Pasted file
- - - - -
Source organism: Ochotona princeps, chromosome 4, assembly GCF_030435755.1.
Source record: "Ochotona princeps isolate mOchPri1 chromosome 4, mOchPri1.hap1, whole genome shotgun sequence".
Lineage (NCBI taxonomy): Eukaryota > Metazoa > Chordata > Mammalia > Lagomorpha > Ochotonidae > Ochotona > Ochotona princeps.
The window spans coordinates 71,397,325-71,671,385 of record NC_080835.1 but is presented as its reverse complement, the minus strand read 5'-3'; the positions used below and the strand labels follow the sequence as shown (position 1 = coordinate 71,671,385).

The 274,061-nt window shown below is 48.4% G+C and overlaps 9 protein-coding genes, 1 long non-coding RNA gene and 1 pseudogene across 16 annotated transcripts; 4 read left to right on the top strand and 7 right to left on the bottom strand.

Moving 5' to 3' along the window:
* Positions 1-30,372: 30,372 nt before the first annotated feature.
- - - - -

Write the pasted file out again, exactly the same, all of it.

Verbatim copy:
Source organism: Ochotona princeps, chromosome 4, assembly GCF_030435755.1.
Source record: "Ochotona princeps isolate mOchPri1 chromosome 4, mOchPri1.hap1, whole genome shotgun sequence".
Lineage (NCBI taxonomy): Eukaryota > Metazoa > Chordata > Mammalia > Lagomorpha > Ochotonidae > Ochotona > Ochotona princeps.
The window spans coordinates 71,397,325-71,671,385 of record NC_080835.1 but is presented as its reverse complement, the minus strand read 5'-3'; the positions used below and the strand labels follow the sequence as shown (position 1 = coordinate 71,671,385).

The 274,061-nt window shown below is 48.4% G+C and overlaps 9 protein-coding genes, 1 long non-coding RNA gene and 1 pseudogene across 16 annotated transcripts; 4 read left to right on the top strand and 7 right to left on the bottom strand.

Moving 5' to 3' along the window:
* Positions 1-30,372: 30,372 nt before the first annotated feature.